No matter what yours or your infant’s preference is for soothing, there’s judgement on either side of the fence. Some parents are strongly against thumb-sucking while other vehemently oppose pacifiers. But babies need to suckle and there's not necessarily a right or wrong answer here. The trick, like everything else, is to figure out your baby’s preferences for soothing when he's a newborn.
Why do Babies Suckle?
Sucking is one of your baby’s earliest reflexes. It starts in the womb. Babies will suck and swallow amniotic fluid and sometimes even find their thumbs. This reflex is rooted in the neurological system and ensures that when your baby is born that he will get the nutrition he needs in order to thrive. Sucking at the breast or even being held close and suckling a bottle promotes bonding and comfort. When an infant is suckling, he is getting his nutritive and emotional needs met.
The sucking reflex is not discriminating right away. Sure they'll develop a preference to breast or bottle later on and sometimes even prefer a certain breast, but as newborns they will suck on whatever is presented to them. Tickle their lips with an object and they will root and suck seeking nourishment and comfort.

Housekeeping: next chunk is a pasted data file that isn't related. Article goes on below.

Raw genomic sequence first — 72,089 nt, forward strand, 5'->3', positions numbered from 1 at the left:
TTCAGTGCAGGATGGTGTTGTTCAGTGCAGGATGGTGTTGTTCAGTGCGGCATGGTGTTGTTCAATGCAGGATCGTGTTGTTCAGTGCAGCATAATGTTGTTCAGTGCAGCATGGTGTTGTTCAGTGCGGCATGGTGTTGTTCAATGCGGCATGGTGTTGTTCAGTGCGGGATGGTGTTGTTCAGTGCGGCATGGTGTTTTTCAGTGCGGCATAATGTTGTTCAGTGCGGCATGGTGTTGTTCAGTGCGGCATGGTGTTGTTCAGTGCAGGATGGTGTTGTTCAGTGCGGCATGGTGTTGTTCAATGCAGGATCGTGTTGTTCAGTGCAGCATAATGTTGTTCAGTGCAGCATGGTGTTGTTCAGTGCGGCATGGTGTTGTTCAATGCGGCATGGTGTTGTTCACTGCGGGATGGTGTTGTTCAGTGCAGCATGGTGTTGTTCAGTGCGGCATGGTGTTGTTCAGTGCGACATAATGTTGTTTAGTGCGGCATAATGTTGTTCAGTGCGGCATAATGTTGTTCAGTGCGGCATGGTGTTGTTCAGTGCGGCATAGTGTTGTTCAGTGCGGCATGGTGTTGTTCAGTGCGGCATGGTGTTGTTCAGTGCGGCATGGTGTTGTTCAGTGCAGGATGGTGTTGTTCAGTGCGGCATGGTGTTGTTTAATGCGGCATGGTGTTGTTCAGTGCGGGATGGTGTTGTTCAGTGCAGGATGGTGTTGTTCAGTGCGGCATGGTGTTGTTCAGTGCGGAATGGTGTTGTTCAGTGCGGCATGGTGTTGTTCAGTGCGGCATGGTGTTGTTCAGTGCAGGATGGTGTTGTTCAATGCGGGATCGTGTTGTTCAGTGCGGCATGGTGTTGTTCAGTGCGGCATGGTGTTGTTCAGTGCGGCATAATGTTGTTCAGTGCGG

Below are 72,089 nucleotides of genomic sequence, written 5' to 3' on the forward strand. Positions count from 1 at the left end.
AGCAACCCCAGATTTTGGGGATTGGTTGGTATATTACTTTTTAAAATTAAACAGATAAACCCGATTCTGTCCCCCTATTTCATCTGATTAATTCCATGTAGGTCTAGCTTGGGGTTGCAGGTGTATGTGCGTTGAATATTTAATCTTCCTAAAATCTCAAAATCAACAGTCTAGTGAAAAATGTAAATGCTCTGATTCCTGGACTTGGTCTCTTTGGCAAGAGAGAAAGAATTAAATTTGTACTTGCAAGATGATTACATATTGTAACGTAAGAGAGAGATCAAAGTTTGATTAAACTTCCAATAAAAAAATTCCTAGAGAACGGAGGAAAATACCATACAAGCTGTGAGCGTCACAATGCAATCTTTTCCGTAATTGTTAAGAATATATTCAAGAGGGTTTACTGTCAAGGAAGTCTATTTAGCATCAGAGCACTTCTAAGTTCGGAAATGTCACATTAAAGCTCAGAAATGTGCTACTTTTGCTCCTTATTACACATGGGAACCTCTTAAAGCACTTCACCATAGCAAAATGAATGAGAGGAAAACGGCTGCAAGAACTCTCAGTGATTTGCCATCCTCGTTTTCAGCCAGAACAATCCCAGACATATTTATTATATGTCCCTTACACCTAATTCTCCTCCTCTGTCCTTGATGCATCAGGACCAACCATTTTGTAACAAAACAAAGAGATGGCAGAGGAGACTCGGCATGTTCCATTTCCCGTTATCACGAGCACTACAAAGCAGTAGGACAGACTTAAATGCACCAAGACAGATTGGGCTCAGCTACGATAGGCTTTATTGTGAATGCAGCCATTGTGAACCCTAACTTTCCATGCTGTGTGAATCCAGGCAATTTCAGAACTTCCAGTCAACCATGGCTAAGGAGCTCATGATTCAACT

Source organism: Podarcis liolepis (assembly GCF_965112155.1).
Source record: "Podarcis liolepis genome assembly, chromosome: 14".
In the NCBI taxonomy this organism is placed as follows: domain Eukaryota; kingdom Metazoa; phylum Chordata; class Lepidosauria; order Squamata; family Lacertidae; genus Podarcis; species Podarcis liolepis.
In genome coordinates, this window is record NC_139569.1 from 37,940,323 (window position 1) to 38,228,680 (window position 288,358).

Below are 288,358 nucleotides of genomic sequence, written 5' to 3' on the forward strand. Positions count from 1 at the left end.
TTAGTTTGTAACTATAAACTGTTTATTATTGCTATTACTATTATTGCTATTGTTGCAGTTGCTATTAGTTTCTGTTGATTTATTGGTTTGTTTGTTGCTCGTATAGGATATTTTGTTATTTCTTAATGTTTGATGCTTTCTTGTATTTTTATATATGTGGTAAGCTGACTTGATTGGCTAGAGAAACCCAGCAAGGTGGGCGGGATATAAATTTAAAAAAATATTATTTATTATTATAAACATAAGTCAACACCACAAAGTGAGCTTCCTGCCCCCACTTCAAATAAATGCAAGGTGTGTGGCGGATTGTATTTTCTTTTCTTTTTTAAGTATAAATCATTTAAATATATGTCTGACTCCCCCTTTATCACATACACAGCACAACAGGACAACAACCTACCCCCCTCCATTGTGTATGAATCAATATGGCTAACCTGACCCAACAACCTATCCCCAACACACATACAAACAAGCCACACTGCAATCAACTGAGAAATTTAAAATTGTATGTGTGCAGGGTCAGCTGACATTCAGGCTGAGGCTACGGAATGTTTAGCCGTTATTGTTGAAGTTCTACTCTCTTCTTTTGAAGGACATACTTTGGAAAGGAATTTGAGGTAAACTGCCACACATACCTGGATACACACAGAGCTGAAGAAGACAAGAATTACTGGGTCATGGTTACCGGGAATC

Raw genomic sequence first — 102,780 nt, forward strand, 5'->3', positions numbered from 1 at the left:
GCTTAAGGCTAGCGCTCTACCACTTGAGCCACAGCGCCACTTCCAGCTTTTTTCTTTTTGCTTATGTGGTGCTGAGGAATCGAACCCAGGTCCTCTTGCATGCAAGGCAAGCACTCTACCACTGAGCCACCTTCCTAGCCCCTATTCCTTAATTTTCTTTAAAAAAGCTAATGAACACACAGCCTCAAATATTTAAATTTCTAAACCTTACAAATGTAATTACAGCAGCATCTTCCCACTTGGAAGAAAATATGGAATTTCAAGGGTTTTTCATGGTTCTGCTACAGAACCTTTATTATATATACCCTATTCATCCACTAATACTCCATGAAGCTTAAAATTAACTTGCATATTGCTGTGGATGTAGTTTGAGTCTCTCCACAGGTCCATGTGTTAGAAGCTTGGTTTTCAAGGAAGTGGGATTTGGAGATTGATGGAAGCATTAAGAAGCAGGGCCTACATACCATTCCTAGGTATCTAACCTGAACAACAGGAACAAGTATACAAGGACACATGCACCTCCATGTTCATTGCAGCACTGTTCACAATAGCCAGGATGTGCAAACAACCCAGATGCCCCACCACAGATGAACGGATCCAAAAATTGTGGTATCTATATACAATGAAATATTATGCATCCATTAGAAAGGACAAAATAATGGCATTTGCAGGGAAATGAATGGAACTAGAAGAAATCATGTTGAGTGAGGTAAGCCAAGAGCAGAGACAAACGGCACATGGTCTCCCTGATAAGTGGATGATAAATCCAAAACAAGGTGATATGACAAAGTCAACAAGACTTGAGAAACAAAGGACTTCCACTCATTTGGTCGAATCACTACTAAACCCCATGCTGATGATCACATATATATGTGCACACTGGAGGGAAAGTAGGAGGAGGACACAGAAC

Some babies will find their thumbs. Others will suck on their fists and other digits, while still others rely on their caregivers to offer an object like a pacifier or finger to suckle, and some are okay just suckling when they eat.
Pacifiers or dummies go back thousands of years. They have been made of clay, pearl, coral, and more recently rubber. For babies who have high suckling needs and have not found their thumb, this is when a pacifier is useful. So, which is best?
Pacifier Versus the Thumb